based on the lens of organisational economics and organisation theory. Their meta-analysis in brief states that the organisational economics perspective assumes that when it is difficult and complex for a firm to handle an activity by itself or through markets, it forms IORs with partners to efficiently conduct the activities (Parmigiano and Rivera-Santos, 2011). In other words, IORs are the best governance form when specific investments, complementary assets or incentive alignment are needed and can be obtained through relationships rather than markets or internally (Mahoney, 2005). The most commonly used theories found in the literature under this perspective are transaction cost economics and resource-based views (Parmigiano and Rivera-Santos, 2011). On the other hand, from an organisation theory perspective firms form IORs to conduct tasks and enhance and boost inter- organisational and interpersonal relationships, in order to improve their reputation and legitimacy, gain access to knowledge expertise and social capital, and benefit from powerful allies (Parmigiano and Rivera-Santos, 2011). The theories from this perspective stress the social structure embeddedness of individuals and firms (Uzzi, 1996). Parmigiano and Rivera-Santos indicate that resource dependence, stakeholder theory, institutional theory and social networks are the most used theories for this perspective. Also, they mention that there are different types of ties and networks, which can range from strong to weak ties, and goal-oriented or accidental forms of networks. Social structure and relationships are the most important from an organisation theory perspective. Thus, IORs can be explained from both economic and sociological perspectives (Parmigiano and Rivera-Santos, 2011).
Page | 65 3.3.1 Procurement and Institutional Framework
The behaviour of individuals during projects is influenced by rules of contracting and procurement systems that define actions and expectations over time (McDermott et al., 2004). McDermott et al. (2004) further argued that procurement and institutional frameworks that are less fragmented, allow for greater information flows, focus on relationships rather than contractual or financial elements, promote longer-term relationships and reduce the level of uncertainty with respect to final payments would engender higher levels of trust. Eriksson and Laan (2007) also revealed from their survey of 87 Swedish construction clients that procurement procedures that focused on price through output control and authority through process control were detrimental to trust development. They suggested that partnering may be a suitable way to facilitate trust through informal social control. Lau and Rowlinson (2009) found from their investigation of 10 partnering and non-partnering projects using validated trust scales that partnering arrangements yielded more inter-organisational trust than interpersonal trust, the non- partnering projects yielded higher interpersonal trust.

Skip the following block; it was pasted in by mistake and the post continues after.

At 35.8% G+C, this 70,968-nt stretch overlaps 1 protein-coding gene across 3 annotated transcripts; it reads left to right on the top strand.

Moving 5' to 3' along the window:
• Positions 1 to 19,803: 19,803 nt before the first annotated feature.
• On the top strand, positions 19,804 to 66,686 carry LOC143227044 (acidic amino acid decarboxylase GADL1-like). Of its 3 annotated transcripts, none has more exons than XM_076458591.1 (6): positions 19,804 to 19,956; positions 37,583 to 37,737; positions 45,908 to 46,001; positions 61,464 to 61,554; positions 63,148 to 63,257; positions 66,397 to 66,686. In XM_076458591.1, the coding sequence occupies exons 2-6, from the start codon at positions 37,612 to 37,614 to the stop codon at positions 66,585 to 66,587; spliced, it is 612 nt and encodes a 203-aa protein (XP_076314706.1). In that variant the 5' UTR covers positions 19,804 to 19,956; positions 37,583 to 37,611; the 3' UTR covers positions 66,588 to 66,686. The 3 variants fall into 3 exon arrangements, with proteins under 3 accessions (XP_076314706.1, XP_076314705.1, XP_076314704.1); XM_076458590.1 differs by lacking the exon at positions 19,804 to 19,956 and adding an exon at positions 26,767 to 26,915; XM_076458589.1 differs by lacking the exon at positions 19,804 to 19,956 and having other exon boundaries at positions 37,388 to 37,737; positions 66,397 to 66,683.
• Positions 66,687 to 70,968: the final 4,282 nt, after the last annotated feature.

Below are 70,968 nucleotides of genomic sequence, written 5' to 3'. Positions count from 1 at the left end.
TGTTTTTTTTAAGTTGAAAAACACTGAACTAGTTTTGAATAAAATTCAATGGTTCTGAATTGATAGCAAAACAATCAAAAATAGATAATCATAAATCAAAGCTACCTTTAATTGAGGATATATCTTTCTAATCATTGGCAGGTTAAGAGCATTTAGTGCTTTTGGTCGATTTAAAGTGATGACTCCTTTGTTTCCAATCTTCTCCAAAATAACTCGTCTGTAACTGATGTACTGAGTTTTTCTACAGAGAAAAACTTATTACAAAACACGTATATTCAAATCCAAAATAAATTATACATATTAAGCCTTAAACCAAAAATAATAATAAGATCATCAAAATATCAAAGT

This paper has examined conflict management in the inter-governmental relations in Nigeria. It argued that conflict is necessary inter-governmental relations but that the managers of government at all level could only address the problem through conflict management; and that Nigeria presently lacks this needed good management. It also revealed that in Nigeria, conflict is common in areas of tax regime and revenue allocation- and that the controversial nature of revenue allocation had led to frequent establishment and abolition of revenue allocation commissions. Conflicts were seen to manifest in so many ways including; inter- executive conflict, inter-level conflicts among others.
Furthermore, there is no gainsaying that in earlier times of human existence, closeness to nature, the experience of life in dreadfully hazardous situations, the need for security and improved performance in means of livelihood are some of the key forces that band together to intensify the natural impulse for conviviality and sense of communality among different African peoples (Ejizu). Now that most of these factors have been made redundant by new dynamics of social relationships, how much relevance would the values arising thereof be for the contemporary African? An appraisal of this nature therefore, is aimed not to disparage the cultural values of our people that have rich and beautiful meaning-contents, and have fostered peace and unity among specific groups from time long past, but to elicit a renewed dialogue about their significance to inter-communal conflicts, religious and ethnic bigotry, nepotism, bribery/corruption and a host of other social malaise that bedevil contemporary Nigeria, and indeed, modern Africa as a whole.